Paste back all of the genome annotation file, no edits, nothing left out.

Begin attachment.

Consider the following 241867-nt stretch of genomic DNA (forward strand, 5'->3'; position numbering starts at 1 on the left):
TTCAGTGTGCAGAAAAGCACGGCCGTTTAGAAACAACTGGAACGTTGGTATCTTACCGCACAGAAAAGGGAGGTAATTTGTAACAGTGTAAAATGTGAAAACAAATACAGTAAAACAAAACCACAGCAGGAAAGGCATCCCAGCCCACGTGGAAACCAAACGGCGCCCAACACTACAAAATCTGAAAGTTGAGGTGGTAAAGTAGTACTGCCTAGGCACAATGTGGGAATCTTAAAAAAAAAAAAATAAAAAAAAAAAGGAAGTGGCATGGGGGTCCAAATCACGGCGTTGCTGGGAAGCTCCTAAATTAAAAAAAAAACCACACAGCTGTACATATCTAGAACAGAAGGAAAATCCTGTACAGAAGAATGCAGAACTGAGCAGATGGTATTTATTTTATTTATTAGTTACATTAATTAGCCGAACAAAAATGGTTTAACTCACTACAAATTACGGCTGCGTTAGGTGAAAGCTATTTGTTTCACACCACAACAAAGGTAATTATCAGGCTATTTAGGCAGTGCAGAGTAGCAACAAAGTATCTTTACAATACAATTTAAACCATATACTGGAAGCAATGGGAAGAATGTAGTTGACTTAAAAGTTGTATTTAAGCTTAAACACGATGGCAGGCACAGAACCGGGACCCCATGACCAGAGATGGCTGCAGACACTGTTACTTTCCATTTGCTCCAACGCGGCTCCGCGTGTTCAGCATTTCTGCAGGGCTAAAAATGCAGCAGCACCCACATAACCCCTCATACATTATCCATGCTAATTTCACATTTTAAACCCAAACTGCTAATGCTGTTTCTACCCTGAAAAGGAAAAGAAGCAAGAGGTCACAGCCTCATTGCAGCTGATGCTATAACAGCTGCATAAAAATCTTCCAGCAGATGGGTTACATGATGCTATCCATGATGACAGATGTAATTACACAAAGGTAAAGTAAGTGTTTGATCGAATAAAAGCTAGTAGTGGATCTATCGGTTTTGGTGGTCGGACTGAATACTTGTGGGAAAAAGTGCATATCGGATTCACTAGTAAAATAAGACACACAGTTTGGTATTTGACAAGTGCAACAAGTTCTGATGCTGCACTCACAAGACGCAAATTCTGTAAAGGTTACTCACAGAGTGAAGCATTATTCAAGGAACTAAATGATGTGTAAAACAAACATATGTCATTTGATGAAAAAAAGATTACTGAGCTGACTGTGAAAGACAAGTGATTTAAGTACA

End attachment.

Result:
Consider the following 241867-nt stretch of genomic DNA (forward strand, 5'->3'; position numbering starts at 1 on the left):
TTCAGTGTGCAGAAAAGCACGGCCGTTTAGAAACAACTGGAACGTTGGTATCTTACCGCACAGAAAAGGGAGGTAATTTGTAACAGTGTAAAATGTGAAAACAAATACAGTAAAACAAAACCACAGCAGGAAAGGCATCCCAGCCCACGTGGAAACCAAACGGCGCCCAACACTACAAAATCTGAAAGTTGAGGTGGTAAAGTAGTACTGCCTAGGCACAATGTGGGAATCTTAAAAAAAAAAAAATAAAAAAAAAAAGGAAGTGGCATGGGGGTCCAAATCACGGCGTTGCTGGGAAGCTCCTAAATTAAAAAAAAAACCACACAGCTGTACATATCTAGAACAGAAGGAAAATCCTGTACAGAAGAATGCAGAACTGAGCAGATGGTATTTATTTTATTTATTAGTTACATTAATTAGCCGAACAAAAATGGTTTAACTCACTACAAATTACGGCTGCGTTAGGTGAAAGCTATTTGTTTCACACCACAACAAAGGTAATTATCAGGCTATTTAGGCAGTGCAGAGTAGCAACAAAGTATCTTTACAATACAATTTAAACCATATACTGGAAGCAATGGGAAGAATGTAGTTGACTTAAAAGTTGTATTTAAGCTTAAACACGATGGCAGGCACAGAACCGGGACCCCATGACCAGAGATGGCTGCAGACACTGTTACTTTCCATTTGCTCCAACGCGGCTCCGCGTGTTCAGCATTTCTGCAGGGCTAAAAATGCAGCAGCACCCACATAACCCCTCATACATTATCCATGCTAATTTCACATTTTAAACCCAAACTGCTAATGCTGTTTCTACCCTGAAAAGGAAAAGAAGCAAGAGGTCACAGCCTCATTGCAGCTGATGCTATAACAGCTGCATAAAAATCTTCCAGCAGATGGGTTACATGATGCTATCCATGATGACAGATGTAATTACACAAAGGTAAAGTAAGTGTTTGATCGAATAAAAGCTAGTAGTGGATCTATCGGTTTTGGTGGTCGGACTGAATACTTGTGGGAAAAAGTGCATATCGGATTCACTAGTAAAATAAGACACACAGTTTGGTATTTGACAAGTGCAACAAGTTCTGATGCTGCACTCACAAGACGCAAATTCTGTAAAGGTTACTCACAGAGTGAAGCATTATTCAAGGAACTAAATGATGTGTAAAACAAACATATGTCATTTGATGAAAAAAAGATTACTGAGCTGACTGTGAAAGACAAGTGATTTAAGTACA